Thursday, May 29, 2014

Applications in GIS Student Spotlight

GIS5100 Applications in GIS, Dr. Paul Zandbergen

Watershed Analysis

In this lab assignment students completed all the steps necessary to delineate streams and watersheds from a Digital Elevation Model (DEM), first by making the DEM hydrologically correct and then creating flow direction and flow accumulation rasters, followed by stream delineation and watershed delineation. Students also examined how well the results from automated delineation compared with datasets for streams and watersheds form other sources.

Student Learning Outcomes:

  • Become familiar typical procedures for stream and watershed delineation
  • Examine how a hydrologically correct DEM differs from an unprocessed DEM
  • Understand how flow direction and flow accumulation concepts are implemented in a raster environment, and used to create streams segment and catchment
  • Analyze differences in linear and area objects in vector and raster

The following student was chosen for their exception work on the Watershed Analysis Lab assignment:

Gail Sease 

About Gail: Gail lives in Bakersfield, CA has earned BS and MS degrees in geology but has not worked as a geologist for a long time.   Her occupations over the last 20 years have included oil company geologist, junior college geology instructor, Spanish student, teacher of middle school and high school Spanish, biology and geology, school librarian and school secretary.  Before moving to Bakersfield in 2011, she lived with her family in Bogotá, Colombia and Tripoli, Libya for 8 years.  Gail would like to get back into the oil and gas or minerals industries and is seeking to bring her skills up to date.  GIS expertise is extremely valuable in these and many other fields.  Her sister is currently working on her internship at UWF's GIS Master's certification program and her experiences have convinced Gail that it will be an excellent opportunity.

What we like: Gail did a solid job documenting the differences between the streams and watersheds delineated from the DEM and the streams and watersheds from existing sources. This includes measures based on length and area, but also measures based on coincident areas and stream order. While the study area (the island of Kauai) has mostly very well defined topography, some of the differences are quite substantial.  Way to go Gail, and welcome back to the Spotlight!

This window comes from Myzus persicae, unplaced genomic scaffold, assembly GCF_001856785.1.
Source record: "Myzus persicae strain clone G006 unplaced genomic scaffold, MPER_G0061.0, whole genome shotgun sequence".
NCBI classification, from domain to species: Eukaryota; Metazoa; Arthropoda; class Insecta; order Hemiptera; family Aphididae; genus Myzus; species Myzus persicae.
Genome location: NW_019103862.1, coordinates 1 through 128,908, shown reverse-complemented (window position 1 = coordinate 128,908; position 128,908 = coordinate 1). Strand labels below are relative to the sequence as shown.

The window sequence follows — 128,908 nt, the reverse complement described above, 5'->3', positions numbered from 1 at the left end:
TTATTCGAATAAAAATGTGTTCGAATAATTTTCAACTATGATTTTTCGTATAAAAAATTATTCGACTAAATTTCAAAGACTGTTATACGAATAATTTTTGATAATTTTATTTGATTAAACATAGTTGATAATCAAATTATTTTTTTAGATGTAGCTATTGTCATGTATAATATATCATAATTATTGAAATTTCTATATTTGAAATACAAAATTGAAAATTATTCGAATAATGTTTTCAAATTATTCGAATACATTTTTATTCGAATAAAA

Thursday, May 22, 2014

Programming Student Spotlight!

GIS4102 GIS Programming, Dr. Derek Morgan

Introduction to Python

In this week's lab, the student practiced using the different Python interfaces, and then prepared for future assignments in this course by completing a process summary, writing a blog post, and submitting basic deliverables. Graduate Students had an additional writing assignment.

Student Learning Outcomes:

  • Use the IDLE (Python GUI) interactive window
  • Use the PythonWin interactive window
  • Save and run a script in PythonWin
  • Use the ArcGIS Interactive Python Window
  • Run a script using PythonWin
  • Successfully complete a process summary
  • Successfully create a blog based on the module
  • Successfully complete a module by submitting all deliverables


The following student was chosen for their exceptional work on the Introduction to Python assignment:

Valerie Woelfel 

About Valerie:  Valerie is currently an Archaeological Illustrator and has been for almost 30 years!  While pursuing a BA in studio art, she decided to take a few summer archaeological courses, and thus stumbled across the career path she is still on.  This career has successfully combined her love for art, history, archaeology, and travel.  After working on several digs as an archaeological illustrator, she feels GIS is the next logical step to add to her job skills and expand her employment opportunities!  Like many of us involved with field research she is not in this field for the money, but rather the memories and experiences gained.  Way to kick off our spotlights this semester Valerie!

What we like: Valerie really kicked off the semester her write-up! She sufficiently summarized the article and addressed how the methodology related to the topics covered in class thus far, algorithms via pseudocode in this case. While not all topics covered in the article were completely understood, she successfully extracted the meaning and its application to her work!  This provided us with a good example of what we expect from our graduate students in this class. She also successfully ran her first code to set up her folder system for this class. Great job, Valerie!

Let the summer spotlights begin!